If you've been paying attention, you'll have noticed that there's less and less of me on social media. I started small with changing my password on my Facebook account so that I couldn't check it. And that quickly escalated to a downloading of my account and deletion. Like, never getting it back, it's gone, if you want one, you'll have to start over deletion. And then I just switched my time to checking my Instagram, which used to be in check until Facebook went away. And then lent started and I put all of my Instagram accounts on temporary disable. And they're probably going to stay that way until I get beyond the point of turning to my phone to see if it has anything for me in terms of entertainment and validation. Hopefully, that will be take about 40 days, give or take a few Sundays.

So, I'm hoping to use this lent period to get myself all prepped for what can be in my life. I really want to serve God with all my heart, my soul, my mind, and my body…

When Through Deep Waters by Rachelle Dekker

When Through Deep Waters is Rachelle Dekker's fourth book, the first three a dystopian trilogy. I was excited to see what other stories she had for us. Fortunately, this one does not disappoint.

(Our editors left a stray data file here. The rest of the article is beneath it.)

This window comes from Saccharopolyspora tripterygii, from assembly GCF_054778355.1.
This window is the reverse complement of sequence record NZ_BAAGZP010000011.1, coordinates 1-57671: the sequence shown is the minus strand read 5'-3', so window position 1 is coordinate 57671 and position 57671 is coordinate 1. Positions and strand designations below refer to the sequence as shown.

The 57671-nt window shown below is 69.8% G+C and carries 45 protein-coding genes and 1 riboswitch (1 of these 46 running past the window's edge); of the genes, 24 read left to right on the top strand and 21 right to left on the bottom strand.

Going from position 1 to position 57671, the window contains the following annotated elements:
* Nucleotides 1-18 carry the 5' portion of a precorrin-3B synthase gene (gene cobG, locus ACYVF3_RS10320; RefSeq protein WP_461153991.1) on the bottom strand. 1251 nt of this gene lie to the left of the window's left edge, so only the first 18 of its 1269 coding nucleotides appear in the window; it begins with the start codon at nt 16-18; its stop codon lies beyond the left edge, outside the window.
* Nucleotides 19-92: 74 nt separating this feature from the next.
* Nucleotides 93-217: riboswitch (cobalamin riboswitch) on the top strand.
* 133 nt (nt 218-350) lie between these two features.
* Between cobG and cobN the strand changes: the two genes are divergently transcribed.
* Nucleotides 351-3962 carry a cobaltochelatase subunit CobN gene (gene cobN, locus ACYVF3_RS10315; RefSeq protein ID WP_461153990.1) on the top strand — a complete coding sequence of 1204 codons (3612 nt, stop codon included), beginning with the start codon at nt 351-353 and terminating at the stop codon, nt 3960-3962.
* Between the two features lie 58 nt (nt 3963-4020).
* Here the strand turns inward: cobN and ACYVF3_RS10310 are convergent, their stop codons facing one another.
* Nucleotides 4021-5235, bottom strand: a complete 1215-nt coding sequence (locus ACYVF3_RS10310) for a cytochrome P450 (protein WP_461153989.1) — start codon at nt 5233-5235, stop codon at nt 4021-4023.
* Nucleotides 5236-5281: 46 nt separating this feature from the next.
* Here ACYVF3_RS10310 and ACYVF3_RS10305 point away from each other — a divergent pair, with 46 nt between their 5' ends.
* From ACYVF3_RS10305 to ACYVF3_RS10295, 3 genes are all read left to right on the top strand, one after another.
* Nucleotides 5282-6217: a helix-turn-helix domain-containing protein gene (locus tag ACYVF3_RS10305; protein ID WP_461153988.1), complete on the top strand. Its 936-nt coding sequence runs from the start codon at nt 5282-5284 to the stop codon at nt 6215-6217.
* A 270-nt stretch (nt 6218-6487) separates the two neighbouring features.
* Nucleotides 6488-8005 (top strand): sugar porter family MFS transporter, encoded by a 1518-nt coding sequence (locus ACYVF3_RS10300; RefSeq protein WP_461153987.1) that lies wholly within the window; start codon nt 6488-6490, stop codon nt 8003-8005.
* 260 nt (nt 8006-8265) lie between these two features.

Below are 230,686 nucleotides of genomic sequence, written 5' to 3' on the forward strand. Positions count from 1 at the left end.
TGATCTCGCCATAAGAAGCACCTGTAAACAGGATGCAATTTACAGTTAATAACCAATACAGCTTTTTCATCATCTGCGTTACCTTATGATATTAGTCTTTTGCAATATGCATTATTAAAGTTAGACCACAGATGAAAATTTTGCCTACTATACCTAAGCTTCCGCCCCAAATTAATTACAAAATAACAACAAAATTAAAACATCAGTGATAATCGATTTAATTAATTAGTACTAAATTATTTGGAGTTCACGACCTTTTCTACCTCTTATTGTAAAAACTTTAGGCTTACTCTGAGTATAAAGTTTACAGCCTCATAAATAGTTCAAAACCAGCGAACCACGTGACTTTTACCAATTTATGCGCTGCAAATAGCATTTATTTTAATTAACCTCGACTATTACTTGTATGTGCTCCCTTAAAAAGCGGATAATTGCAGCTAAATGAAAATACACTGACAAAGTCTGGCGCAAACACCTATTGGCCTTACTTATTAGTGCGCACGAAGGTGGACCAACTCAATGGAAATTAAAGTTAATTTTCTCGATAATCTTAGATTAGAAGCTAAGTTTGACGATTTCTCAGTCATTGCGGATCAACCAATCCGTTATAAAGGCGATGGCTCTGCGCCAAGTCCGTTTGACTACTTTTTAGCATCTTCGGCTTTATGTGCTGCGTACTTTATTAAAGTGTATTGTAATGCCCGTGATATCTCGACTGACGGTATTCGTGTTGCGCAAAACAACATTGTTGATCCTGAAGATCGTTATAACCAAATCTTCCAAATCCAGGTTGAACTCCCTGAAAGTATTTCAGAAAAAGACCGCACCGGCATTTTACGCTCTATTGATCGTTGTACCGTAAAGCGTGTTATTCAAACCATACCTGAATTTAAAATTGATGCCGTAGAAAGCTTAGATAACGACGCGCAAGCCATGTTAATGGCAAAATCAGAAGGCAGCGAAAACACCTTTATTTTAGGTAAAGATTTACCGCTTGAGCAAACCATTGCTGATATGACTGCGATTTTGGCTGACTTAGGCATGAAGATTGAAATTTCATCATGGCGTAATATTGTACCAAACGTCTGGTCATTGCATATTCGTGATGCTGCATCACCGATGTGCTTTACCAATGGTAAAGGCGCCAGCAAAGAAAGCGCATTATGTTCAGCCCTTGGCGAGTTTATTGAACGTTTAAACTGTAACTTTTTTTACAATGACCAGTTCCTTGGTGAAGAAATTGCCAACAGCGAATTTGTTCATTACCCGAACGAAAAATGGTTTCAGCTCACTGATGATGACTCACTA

Alicen has suffered a tragic loss and is trying to find her way through the grief. She lands in the family vacation home of her childhood friend. The idyllic location reminds her of all the hope she had for her life as a child and forces her to deal with many different disappointments in her life including the life and death of her beloved grandmother.

Here's what I love about the book, one, it's an old-school Frank Peretti style spiritual warfare book in that Alicen is an ordinary person that is struggling with spiritual forces. Two, it's a fiction book that made me want to get out my journal and explore some thoughts that bubbled up about myself! Third, God wins in the end and it doesn't look like the normal everyone desires. Fourth, straight up scripture usage that does…